Returning home, Médéric is asked for money by Selim (Iliès Kadri, in an eye-catching film debut), a young Arab drifter who cannily plays on both the older man’s paranoid suspicion over his ethnicity and his white guilt over that very mistrust. Soon enough, the kid is exploiting that internal conflict for ever-greater acts of hospitality: a place to shelter from the rain, a shower and a dry change of clothes, and finally a place to sleep on Médéric’s sofa bed. With the notable exception of Muslim neighbor Mr. El Alaoui (Philippe Fretun), other residents of the building are similarly accommodating, though Médéric’s fears that Selim is involved with the terrorists endure, fed by a bout of email-snooping. (This is a man who gives with one hand and calls the police with the other.) Guiraudie’s oblique, opaque script likewise aims to keep the audience guessing, inviting us to identify and query our own prejudices and preconceptions in the same way Médéric does.

This is all rather clever, though once these two sources of chaos in our bumbling hero’s life merge, the film’s focus blurs and its bite loosens. Any screen time spent on Médéric, Isadora and Gerard’s old-school love triangle does little to illuminate the more interesting, ambiguous trajectory of Selim — whose eventual entanglement with Isadora only leads to this otherwise bluntly carnal film using sexuality as a punchline. As the film wears on, Selim’s recessive air of mystery begins to feel less like a Rorschach test for the other characters’ biases and more like the film’s own blind spot, as it probes the causes and consequences of Islamophobia without centering any Muslim character’s perspective. Women, too, get the stubby end of the stick in a film that paints an unflattering picture of possessive masculine entitlement, but doesn’t afford Isadora — despite Lvovsky’s game, ribald performance — much in the way of a point of view.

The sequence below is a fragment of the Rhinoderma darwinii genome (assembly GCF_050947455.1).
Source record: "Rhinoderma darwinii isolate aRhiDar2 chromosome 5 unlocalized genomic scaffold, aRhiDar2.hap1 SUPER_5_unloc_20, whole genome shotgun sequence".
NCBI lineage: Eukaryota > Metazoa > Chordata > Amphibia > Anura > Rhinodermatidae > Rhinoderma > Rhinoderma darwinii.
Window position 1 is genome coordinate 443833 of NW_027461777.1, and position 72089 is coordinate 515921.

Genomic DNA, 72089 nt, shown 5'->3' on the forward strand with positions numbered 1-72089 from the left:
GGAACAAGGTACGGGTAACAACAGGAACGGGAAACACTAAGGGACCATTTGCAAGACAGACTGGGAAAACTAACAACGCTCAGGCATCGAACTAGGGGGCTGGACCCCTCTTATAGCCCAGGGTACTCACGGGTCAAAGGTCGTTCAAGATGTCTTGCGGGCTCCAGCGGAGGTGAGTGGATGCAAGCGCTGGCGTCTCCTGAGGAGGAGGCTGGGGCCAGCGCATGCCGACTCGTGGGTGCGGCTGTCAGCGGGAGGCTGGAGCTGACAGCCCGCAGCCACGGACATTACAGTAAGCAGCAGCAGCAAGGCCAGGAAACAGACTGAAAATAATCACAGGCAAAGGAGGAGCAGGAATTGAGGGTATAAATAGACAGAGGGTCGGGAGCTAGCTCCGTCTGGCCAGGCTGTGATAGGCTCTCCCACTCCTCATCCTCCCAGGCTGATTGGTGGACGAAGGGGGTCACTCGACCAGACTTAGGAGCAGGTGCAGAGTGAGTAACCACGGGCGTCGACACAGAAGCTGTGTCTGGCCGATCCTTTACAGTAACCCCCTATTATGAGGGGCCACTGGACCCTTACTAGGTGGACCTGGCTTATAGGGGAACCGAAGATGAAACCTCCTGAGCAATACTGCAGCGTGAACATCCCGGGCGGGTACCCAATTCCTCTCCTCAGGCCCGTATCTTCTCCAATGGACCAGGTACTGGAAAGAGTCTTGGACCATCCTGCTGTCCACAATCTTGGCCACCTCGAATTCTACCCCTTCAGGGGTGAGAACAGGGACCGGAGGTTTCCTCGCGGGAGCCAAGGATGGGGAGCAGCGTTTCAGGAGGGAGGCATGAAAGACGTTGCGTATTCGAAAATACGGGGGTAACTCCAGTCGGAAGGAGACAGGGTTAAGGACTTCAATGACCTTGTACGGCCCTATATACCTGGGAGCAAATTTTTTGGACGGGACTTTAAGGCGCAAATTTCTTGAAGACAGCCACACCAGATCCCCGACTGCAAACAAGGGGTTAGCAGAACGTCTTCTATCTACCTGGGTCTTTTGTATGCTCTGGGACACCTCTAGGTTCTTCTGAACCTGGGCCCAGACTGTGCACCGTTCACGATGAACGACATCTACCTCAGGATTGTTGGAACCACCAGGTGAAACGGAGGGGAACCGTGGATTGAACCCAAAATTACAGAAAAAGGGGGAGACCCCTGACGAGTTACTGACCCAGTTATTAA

Add in a host of other semi-developed story strands — Médéric’s passive-aggressive seduction by his new boss Florence (Doria Tillier), Selim’s bond with Muslim hotel clerk Charlene (Miveck Packa) and his encouragement by gun-toting neighbor Coq (Michel Masiero) — and “Nobody’s Hero” begins to feel at once slight and overstuffed, its multiple moving parts never quite clicking into fast, farcical gear. At a push, you could say the film’s unsettled, uneven rhythm is reflective of a modern France pulled in multiple political directions, evening out into a bristling, unhappy kind of stasis — in years to come, at least, Guiraudie’s film may seem a strange, revealing curio of its era. Right now, however, it doesn’t feel quite equal to the moment.

‘Nobody’s Hero’ Review: Alain Guiraudie Disappoints With a Scattershot Terrorism Comedy

Reviewed online, Feb. 8, 2022. In Berlin Film Festival (Panorama — opener). Running time: 100 MIN. (Original title: "Viens je t’emmène")

  • Production: (France) A CG Cinema presentation in co-production with Arte France Cinema, Auvergne-Rhome-Alpes Cinema, Umedia in association with Cinemage 15, Ufund. (World sales: Les Films du Losange, Paris.) Producer: Charles Gillibert.
  • Crew: Director: Alain Guiraudie. Screenplay: Guiraudie, Laurent Lunetta. Camera: Hélène Louvart. Editor: Jean-Christophe Hym. Music: Xavier Boussiron.
  • With: Jean-Charles Clichet, Noémie Lvovsky, Iliès Kadri, Michel Masiero, Doria Tillier, Renaud Rutten, Philippe Fretun, Farida Rahouadj, Miveck Packa, Yves-Robert Viala, Patrick Ligardes. (French dialogue)